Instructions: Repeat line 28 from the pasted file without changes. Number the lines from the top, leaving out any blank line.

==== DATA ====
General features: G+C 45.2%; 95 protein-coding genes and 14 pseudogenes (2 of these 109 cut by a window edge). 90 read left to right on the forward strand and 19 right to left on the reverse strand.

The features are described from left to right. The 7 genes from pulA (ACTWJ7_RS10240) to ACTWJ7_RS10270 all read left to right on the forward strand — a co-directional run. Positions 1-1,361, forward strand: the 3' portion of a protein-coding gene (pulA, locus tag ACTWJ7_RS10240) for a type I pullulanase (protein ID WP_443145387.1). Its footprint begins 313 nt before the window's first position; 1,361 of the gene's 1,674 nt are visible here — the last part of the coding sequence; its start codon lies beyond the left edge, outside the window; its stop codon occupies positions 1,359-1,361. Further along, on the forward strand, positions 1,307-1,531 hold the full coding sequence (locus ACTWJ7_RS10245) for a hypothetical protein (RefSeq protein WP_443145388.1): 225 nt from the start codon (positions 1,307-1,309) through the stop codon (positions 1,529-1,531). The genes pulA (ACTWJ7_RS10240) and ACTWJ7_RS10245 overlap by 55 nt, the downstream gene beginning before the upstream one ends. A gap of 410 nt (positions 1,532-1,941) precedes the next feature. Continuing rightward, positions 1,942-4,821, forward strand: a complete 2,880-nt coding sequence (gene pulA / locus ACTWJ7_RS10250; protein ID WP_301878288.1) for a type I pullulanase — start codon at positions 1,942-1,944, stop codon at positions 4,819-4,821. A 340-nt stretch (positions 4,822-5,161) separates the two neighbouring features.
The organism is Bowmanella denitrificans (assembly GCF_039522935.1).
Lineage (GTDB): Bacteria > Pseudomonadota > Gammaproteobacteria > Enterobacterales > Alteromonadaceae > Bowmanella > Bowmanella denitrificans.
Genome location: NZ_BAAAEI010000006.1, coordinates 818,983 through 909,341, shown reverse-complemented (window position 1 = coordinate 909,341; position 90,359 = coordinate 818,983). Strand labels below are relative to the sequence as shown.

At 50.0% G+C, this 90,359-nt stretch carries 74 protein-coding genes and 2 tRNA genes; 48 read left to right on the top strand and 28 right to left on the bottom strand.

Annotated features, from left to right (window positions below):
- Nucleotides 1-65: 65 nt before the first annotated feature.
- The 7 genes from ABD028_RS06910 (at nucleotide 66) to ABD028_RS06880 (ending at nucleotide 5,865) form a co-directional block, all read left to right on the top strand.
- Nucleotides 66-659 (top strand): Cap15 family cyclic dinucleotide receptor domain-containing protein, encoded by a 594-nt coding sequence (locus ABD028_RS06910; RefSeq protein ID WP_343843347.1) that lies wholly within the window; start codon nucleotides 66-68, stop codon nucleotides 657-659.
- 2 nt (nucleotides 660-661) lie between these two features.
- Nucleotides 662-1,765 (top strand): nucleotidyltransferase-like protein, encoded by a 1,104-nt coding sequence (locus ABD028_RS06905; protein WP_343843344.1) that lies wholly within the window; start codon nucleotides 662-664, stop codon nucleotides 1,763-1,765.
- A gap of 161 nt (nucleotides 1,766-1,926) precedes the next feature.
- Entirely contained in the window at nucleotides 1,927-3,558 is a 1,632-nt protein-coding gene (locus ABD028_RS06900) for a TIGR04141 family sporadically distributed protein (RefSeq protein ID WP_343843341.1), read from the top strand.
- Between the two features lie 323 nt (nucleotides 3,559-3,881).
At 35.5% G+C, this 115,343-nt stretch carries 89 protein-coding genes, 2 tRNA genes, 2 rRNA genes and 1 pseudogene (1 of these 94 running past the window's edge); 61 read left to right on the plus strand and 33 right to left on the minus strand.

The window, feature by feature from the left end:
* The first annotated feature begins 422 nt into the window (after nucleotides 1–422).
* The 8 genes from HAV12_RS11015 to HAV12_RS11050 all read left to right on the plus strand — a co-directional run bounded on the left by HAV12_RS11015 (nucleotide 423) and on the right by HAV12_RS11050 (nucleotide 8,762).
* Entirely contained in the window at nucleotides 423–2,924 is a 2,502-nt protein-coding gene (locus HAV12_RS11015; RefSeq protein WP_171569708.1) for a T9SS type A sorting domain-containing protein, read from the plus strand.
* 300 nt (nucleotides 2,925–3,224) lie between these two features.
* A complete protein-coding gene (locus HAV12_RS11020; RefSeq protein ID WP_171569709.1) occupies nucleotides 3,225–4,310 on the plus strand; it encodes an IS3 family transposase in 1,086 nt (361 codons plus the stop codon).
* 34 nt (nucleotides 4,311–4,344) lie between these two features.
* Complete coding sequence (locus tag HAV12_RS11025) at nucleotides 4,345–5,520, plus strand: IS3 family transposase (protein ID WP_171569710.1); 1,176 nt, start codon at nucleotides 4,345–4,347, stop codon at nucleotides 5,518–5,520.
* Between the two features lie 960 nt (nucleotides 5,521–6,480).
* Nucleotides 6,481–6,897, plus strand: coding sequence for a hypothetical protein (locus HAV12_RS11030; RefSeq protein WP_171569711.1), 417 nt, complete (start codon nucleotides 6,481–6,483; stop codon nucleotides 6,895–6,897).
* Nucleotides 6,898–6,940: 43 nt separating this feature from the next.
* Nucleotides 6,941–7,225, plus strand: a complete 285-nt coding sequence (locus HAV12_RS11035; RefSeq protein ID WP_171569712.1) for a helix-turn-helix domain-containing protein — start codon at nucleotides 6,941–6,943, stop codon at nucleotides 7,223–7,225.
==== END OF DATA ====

* Nucleotides 6,941–7,225, plus strand: a complete 285-nt coding sequence (locus HAV12_RS11035; RefSeq protein ID WP_171569712.1) for a helix-turn-helix domain-containing protein — start codon at nucleotides 6,941–6,943, stop codon at nucleotides 7,223–7,225.